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The Great Influenza - book notes

When COVID-19 struck, I picked up a book on one of the most impactful pandemics in the world’s history to understand what we’re to face in the coming months. I was trying to work out the mechanics of a pandemic if you will. Apart from pure intellectual curiosity, my drive was to have a model for thinking about the news I read and my choices for the coming months.

It’s embarrassing to admit that I didn’t know much about natural viruses at the beginning of the year. I knew viruses are infectious, can cause major illnesses, and you should get vaccinated against them. And that’s about it. I didn’t even know what the virus actually is - a piece of genetic material. I knew a fair amount about computer viruses, so when I learned that a natural virus is a piece of DNA or RNA (life’s “software”), I was surprised how fitting the name “virus” was for the computer counterpart.

In any case, back in March, I thought I would get up to speed with pandemic mechanics, and I followed the recommendation of well-read circles I follow on Twitter to read The Great Influenza by John Berry. The book is entirely too long, but at the same time, I don’t regret reading it. The highlights are detailed research behind the book and a wide range of topics from the science behind infectious diseases (biology and medicine) to the impact on society and politics. The lowlights are too much of the US-confined focus, given the 1918 influenza outbreak was a pandemic (spread throughout the whole world) and sometimes too much dwelling on second-tier characters.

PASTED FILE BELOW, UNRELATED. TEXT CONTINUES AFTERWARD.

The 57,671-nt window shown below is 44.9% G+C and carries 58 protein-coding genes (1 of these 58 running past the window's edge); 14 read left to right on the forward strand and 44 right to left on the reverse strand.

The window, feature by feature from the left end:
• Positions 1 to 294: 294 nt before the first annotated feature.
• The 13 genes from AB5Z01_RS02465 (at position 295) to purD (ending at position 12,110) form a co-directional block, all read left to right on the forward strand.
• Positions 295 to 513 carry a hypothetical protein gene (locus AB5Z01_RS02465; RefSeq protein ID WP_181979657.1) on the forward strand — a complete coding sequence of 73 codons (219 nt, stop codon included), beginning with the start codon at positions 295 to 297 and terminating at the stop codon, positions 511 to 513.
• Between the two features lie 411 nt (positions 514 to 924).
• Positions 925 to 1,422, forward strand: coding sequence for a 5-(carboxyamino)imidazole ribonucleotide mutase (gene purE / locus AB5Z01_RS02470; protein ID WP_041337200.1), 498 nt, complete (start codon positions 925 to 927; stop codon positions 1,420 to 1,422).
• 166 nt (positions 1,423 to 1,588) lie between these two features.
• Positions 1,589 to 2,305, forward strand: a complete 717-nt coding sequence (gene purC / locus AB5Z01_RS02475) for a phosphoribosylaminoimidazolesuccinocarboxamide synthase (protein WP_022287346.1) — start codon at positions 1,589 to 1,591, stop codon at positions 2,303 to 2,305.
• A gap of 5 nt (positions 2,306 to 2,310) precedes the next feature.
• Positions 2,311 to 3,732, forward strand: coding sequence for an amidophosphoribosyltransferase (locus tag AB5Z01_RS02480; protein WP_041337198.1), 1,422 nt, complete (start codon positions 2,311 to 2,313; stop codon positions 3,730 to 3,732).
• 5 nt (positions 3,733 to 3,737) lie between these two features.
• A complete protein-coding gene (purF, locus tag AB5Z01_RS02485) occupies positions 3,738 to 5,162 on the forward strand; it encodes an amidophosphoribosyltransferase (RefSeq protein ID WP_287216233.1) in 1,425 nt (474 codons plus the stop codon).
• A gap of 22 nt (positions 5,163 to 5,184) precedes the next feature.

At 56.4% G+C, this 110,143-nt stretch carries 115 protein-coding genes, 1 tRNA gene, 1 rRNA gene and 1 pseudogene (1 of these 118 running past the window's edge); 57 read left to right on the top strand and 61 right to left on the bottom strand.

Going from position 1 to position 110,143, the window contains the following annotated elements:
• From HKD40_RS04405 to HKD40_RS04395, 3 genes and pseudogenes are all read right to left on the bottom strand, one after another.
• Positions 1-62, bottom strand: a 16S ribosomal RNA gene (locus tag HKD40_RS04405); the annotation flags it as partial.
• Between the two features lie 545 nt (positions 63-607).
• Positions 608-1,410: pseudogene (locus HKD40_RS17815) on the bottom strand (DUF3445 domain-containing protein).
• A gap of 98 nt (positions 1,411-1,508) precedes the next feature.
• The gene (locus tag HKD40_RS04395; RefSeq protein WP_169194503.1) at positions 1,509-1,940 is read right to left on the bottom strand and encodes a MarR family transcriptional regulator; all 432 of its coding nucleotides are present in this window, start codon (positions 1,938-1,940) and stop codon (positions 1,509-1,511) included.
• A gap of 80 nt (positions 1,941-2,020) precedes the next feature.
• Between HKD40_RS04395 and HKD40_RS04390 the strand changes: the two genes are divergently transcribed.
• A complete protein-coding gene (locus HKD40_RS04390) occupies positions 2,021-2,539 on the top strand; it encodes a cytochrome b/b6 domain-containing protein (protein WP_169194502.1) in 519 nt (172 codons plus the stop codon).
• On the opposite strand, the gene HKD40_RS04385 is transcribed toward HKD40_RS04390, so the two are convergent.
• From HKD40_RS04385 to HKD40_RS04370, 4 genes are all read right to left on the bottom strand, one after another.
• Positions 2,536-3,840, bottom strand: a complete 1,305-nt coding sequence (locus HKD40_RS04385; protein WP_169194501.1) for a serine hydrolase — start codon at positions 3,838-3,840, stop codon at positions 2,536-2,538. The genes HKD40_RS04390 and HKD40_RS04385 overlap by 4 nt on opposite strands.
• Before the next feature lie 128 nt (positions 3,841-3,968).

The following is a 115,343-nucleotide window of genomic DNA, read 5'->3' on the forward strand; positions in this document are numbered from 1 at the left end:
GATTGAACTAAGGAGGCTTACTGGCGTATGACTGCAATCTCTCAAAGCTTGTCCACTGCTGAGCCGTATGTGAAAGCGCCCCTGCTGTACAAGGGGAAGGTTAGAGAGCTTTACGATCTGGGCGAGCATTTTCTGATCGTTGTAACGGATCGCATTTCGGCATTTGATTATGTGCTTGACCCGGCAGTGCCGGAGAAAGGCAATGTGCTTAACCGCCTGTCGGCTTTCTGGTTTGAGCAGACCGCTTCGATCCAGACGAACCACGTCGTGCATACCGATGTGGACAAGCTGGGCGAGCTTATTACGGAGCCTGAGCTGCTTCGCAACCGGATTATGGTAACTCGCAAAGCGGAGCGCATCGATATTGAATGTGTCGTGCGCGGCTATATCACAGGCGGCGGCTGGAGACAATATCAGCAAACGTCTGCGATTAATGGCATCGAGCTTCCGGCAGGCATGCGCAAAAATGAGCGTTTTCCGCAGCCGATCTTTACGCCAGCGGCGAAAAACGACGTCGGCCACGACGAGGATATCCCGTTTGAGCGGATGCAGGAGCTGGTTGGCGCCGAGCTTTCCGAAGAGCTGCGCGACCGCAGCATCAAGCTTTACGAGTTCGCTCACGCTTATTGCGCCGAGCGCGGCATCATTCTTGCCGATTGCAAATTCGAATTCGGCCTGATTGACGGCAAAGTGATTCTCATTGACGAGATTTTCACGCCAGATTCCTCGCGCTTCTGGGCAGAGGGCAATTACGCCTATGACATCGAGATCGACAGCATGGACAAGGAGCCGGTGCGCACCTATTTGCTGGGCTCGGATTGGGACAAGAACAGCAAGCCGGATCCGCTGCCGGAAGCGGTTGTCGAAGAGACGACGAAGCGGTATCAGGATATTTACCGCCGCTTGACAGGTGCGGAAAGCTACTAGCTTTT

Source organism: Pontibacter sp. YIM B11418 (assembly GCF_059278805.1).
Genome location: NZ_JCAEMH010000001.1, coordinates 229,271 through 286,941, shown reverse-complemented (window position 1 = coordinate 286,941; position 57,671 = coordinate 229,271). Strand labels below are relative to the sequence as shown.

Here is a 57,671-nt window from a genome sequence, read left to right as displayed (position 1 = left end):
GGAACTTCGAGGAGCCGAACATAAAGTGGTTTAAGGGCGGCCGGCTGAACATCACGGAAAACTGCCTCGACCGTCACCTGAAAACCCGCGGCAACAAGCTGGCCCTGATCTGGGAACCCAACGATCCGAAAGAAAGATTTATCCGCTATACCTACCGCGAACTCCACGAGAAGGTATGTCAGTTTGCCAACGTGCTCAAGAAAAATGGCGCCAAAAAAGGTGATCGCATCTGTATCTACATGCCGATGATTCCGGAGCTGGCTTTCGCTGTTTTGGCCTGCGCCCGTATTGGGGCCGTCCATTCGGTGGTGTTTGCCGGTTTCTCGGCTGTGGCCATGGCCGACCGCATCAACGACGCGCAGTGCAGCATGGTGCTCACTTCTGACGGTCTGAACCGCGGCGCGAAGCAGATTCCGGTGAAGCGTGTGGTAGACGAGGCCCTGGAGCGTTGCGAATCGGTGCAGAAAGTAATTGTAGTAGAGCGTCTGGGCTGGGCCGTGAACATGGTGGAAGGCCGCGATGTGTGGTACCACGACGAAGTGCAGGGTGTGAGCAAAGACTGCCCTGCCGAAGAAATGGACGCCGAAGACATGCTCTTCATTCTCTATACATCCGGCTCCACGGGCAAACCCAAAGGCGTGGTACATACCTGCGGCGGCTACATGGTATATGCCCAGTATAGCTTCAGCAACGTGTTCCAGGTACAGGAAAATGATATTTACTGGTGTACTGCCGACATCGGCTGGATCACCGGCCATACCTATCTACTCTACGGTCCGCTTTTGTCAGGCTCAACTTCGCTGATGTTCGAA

I was struck by how little the 1918 influenza pandemic occupies the public’s consciousness either in Europe or the US. I might have heard of “Spanish flu” during my history classes, but that’s about it. The death toll of that pandemic is comparable to the number of casualties of the First World War, but I don’t recall any mention of that pandemic when I was growing up.

How was it on the ground

The book is full of personal accounts of people struggling with the disease. This excerpt from a military physician stationed west of Boston writing to his friend made a particular impression on me with the vivid, personal writing:

These men start with what appears to be an attack of la grippe or influenza, and when brought to the hospital they very rapidly develop the most viscous type of pneumonia that has ever been seen. Two hours after admission they have the mahogany spots over the cheek bones, and a few hours later you can begin to see the cyanosis extending from their ears and spreading all over the face, until it is hard to distinguish the coloured men from the white. It is only a matter of a few hours then until death comes, and it is simply a struggle for air until they suffocate. It is horrible. One can stand it to see one, two or twenty men die, but to see these poor devils dropping like flies sort of gets on your nerves. There is no doubt in my mind that there is a new mixed infection here, but what I don’t know.

Previously healthy people were dying at an extremely rapid clip in 24-48 hours from the infection. And then, he continued:

It takes special trains to carry away the dead. For several days there were no coffins and the bodies piled up something fierce, we used to go down to the morgue (which is just back of my ward) and look at the boys laid out in long rows. It beats any sight they ever had in France after a battle. An extra long barracks has been vacated for the use of the morgue, and it would make any man sit up and take notice to walk down the long lines of dead soldiers all dressed up and laid out in double rows.